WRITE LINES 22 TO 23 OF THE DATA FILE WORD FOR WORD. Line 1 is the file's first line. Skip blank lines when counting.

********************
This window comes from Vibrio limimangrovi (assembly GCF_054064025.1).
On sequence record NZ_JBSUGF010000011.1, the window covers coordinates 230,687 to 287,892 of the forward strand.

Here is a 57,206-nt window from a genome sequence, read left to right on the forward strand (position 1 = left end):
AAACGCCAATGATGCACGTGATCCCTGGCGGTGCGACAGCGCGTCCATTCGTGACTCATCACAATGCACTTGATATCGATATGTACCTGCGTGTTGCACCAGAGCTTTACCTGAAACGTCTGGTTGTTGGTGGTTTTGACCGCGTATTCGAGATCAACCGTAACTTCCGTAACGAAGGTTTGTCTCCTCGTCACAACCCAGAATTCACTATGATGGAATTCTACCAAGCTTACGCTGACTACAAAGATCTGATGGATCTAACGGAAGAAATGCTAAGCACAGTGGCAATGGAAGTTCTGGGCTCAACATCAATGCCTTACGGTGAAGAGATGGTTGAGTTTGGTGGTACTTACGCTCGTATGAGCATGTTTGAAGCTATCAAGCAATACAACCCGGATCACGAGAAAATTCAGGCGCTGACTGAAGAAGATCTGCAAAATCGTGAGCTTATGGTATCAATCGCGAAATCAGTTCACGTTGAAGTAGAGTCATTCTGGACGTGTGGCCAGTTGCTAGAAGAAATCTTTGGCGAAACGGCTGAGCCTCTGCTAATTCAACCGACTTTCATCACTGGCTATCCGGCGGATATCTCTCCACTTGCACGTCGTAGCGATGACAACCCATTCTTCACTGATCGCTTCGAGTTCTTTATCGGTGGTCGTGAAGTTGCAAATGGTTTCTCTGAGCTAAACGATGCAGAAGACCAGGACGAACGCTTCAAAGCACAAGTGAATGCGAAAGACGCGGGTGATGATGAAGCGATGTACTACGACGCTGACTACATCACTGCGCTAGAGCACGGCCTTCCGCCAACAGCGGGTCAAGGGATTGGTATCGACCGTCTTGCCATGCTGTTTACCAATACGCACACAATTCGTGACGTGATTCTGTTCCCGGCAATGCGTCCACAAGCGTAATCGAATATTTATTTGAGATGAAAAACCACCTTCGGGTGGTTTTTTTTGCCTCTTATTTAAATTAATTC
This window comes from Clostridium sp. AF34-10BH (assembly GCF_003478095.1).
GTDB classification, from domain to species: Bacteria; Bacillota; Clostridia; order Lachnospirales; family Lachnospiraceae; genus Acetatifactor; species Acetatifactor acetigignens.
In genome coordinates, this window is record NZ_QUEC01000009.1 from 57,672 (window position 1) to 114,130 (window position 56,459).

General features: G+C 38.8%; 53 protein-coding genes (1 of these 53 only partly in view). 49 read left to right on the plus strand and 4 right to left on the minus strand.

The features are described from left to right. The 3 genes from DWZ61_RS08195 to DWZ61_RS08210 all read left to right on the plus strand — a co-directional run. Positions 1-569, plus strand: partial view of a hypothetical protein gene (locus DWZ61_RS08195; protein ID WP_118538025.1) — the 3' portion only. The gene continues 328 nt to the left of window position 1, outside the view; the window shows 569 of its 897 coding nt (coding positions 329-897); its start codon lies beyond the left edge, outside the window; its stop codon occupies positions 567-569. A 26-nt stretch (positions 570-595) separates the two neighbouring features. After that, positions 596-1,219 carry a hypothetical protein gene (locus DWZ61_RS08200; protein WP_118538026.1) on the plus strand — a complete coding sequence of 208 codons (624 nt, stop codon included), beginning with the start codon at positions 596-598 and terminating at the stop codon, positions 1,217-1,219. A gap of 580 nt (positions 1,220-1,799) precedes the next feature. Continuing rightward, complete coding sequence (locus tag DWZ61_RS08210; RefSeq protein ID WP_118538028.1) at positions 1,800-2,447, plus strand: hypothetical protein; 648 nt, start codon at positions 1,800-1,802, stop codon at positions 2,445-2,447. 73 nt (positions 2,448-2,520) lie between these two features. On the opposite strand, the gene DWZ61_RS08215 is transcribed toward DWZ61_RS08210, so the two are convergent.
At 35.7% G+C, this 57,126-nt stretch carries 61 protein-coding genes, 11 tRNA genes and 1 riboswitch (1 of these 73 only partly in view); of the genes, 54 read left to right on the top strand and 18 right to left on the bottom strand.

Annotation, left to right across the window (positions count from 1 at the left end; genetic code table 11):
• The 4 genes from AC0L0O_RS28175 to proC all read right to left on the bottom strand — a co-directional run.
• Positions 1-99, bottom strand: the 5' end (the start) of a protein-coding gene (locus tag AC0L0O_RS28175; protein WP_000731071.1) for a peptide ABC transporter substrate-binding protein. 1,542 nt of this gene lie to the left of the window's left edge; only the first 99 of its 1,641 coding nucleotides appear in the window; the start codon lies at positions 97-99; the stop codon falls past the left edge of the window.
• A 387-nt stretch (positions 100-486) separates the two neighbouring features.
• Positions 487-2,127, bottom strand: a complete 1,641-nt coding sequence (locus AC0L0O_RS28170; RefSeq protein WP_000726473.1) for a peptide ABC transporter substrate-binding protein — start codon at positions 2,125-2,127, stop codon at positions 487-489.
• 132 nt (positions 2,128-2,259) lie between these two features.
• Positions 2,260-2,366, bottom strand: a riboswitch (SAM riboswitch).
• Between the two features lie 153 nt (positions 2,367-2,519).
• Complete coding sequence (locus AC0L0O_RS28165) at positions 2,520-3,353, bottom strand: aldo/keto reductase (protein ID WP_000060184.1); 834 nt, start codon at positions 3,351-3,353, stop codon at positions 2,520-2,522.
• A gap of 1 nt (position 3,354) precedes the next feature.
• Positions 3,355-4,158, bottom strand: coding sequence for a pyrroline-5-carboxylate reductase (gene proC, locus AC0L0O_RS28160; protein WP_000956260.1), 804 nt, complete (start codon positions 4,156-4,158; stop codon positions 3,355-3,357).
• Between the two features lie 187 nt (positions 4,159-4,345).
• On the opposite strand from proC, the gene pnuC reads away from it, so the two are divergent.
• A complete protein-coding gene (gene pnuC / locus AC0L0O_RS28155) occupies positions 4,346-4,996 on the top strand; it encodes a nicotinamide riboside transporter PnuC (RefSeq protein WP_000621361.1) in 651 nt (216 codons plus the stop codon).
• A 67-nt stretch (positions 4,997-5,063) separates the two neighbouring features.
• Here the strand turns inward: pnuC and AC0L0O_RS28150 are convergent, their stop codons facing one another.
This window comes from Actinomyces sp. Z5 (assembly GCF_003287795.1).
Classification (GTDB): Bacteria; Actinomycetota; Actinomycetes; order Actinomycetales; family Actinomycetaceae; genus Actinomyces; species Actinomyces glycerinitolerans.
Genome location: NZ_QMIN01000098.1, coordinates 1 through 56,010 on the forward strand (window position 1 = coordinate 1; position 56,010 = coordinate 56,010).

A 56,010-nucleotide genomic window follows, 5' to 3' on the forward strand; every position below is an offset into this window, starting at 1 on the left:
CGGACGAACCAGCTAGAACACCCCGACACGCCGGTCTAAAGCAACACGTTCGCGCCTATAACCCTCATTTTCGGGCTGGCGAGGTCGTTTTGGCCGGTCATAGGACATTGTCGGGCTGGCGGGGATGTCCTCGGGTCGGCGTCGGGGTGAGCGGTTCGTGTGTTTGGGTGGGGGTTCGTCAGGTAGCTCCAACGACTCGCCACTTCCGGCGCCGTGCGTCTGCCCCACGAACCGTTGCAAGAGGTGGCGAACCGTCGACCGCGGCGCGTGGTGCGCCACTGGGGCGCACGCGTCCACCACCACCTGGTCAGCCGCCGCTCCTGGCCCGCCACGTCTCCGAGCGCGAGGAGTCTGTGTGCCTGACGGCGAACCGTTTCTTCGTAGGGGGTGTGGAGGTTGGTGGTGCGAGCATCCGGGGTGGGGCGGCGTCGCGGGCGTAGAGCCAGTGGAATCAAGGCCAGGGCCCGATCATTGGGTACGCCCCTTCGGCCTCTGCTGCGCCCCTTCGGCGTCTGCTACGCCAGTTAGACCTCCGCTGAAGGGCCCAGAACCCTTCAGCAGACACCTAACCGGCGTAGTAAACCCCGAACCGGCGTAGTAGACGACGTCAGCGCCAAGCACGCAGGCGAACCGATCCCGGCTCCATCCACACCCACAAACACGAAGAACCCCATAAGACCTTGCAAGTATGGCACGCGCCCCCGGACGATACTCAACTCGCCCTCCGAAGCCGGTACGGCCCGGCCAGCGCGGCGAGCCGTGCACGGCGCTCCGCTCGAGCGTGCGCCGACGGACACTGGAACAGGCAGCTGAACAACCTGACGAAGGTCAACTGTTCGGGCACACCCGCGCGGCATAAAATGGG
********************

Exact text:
• Between the two features lie 187 nt (positions 4,159-4,345).
• On the opposite strand from proC, the gene pnuC reads away from it, so the two are divergent.